Feebate systems can be an effective policy tool for promoting vehicle efficiency. A change that France made recently to its feebate system illustrates the absolute best way to do things, while a look back at what changed illustrates why alternatives are . . . not best.
News outlets have compiled their "best-ofs"—or more likely "worst-ofs"—lists for 2017. Here we hop on the bandwagon and look back at last year in the European vehicle market. Demand for low-emission vehicles continued to grow while diesel sales continued to fall, thanks in part to a smorgasbord of policies to clean up road transportation.
The next time somebody cries crocodile tears about how sales trends show the automakers struggling to meet the fuel economy targets and falling behind despite their best efforts, tell them you want to talk about product cycles and credit banks.
Peru is committed to the Global Fuel Economy Initiative “100 for 50 by 50” campaign, and the Peruvian government intent on reducing vehicle fuel consumption. That may open policy windows to accelerate the adoption of efficiency technologies, which means that in 2018, Peru is likely to see more interagency discussion on policy strategies to reduce fuel consumption from vehicles. We look forward to learning what will happen next.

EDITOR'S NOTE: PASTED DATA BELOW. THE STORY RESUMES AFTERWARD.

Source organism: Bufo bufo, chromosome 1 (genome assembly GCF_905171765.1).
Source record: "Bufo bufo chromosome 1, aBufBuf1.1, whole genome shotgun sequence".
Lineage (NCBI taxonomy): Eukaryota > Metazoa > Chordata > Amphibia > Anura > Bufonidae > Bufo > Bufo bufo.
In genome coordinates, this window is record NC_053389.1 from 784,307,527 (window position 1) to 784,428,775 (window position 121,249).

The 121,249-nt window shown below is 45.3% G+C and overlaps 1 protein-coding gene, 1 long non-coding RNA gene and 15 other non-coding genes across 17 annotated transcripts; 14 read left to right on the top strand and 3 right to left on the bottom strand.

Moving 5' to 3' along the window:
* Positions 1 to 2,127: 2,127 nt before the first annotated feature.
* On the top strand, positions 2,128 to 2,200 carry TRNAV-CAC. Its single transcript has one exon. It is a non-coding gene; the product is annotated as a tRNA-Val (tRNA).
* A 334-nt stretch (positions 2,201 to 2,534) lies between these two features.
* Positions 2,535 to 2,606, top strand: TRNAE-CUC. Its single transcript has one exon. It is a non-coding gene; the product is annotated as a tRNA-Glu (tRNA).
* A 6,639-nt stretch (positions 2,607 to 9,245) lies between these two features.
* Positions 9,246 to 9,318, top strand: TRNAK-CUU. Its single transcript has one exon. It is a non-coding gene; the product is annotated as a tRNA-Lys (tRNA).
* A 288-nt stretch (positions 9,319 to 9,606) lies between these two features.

Even though Japan’s compliance and enforcement program is one of the most comprehensive, it could still be improved. Japan has an outsize influence on compliance and enforcement worldwide because it is home to major automotive manufacturers that sell their products worldwide. We should all hope that Japan's regulatory agencies keep playing tough, then, because that may translate into an outsize benefit to people’s health and the climate.
A common, comforting assumption about the future of transportation is that it will be autonomous, shared, and electric, which implies that it will offer deep emissions reductions. The problem with assumptions is that they sometimes turn out to be wrong. In this case, governments will have to take steps now to actively ensure such a low-emissions future, for it may not develop on its own.